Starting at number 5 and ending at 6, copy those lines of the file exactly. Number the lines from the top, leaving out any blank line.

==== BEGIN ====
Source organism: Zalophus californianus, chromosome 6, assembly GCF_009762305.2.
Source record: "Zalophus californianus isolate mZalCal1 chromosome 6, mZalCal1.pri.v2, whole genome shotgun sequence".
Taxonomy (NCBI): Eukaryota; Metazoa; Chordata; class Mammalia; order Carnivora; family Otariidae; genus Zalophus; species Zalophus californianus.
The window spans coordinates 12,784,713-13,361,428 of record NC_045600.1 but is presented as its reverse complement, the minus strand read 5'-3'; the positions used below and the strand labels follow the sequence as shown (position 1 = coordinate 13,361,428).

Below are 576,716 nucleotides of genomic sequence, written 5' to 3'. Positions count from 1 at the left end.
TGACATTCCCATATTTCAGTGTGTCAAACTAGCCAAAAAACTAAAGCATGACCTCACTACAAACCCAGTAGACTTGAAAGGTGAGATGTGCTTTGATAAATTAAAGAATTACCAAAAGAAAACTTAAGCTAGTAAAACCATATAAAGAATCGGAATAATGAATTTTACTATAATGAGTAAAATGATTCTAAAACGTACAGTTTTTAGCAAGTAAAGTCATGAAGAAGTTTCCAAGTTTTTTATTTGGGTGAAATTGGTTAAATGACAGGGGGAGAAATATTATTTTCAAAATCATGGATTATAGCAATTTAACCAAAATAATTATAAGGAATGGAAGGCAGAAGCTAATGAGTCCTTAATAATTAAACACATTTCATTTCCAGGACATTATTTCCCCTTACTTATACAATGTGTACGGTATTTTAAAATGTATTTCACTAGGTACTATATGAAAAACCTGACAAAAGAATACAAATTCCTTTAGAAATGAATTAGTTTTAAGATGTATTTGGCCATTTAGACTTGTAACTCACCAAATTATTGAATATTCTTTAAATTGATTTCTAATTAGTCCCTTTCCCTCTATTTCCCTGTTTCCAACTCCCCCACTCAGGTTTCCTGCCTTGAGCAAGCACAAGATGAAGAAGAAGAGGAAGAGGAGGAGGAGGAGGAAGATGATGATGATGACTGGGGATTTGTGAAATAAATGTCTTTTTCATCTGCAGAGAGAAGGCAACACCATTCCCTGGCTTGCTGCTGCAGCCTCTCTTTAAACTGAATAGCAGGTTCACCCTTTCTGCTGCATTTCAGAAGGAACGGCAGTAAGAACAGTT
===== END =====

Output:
Below are 576,716 nucleotides of genomic sequence, written 5' to 3'. Positions count from 1 at the left end.
TGACATTCCCATATTTCAGTGTGTCAAACTAGCCAAAAAACTAAAGCATGACCTCACTACAAACCCAGTAGACTTGAAAGGTGAGATGTGCTTTGATAAATTAAAGAATTACCAAAAGAAAACTTAAGCTAGTAAAACCATATAAAGAATCGGAATAATGAATTTTACTATAATGAGTAAAATGATTCTAAAACGTACAGTTTTTAGCAAGTAAAGTCATGAAGAAGTTTCCAAGTTTTTTATTTGGGTGAAATTGGTTAAATGACAGGGGGAGAAATATTATTTTCAAAATCATGGATTATAGCAATTTAACCAAAATAATTATAAGGAATGGAAGGCAGAAGCTAATGAGTCCTTAATAATTAAACACATTTCATTTCCAGGACATTATTTCCCCTTACTTATACAATGTGTACGGTATTTTAAAATGTATTTCACTAGGTACTATATGAAAAACCTGACAAAAGAATACAAATTCCTTTAGAAATGAATTAGTTTTAAGATGTATTTGGCCATTTAGACTTGTAACTCACCAAATTATTGAATATTCTTTAAATTGATTTCTAATTAGTCCCTTTCCCTCTATTTCCCTGTTTCCAACTCCCCCACTCAGGTTTCCTGCCTTGAGCAAGCACAAGATGAAGAAGAAGAGGAAGAGGAGGAGGAGGAGGAAGATGATGATGATGACTGGGGATTTGTGAAATAAATGTCTTTTTCATCTGCAGAGAGAAGGCAACACCATTCCCTGGCTTGCTGCTGCAGCCTCTCTTTAAACTGAATAGCAGGTTCACCCTTTCTGCTGCATTTCAGAAGGAACGGCAGTAAGAACAGTT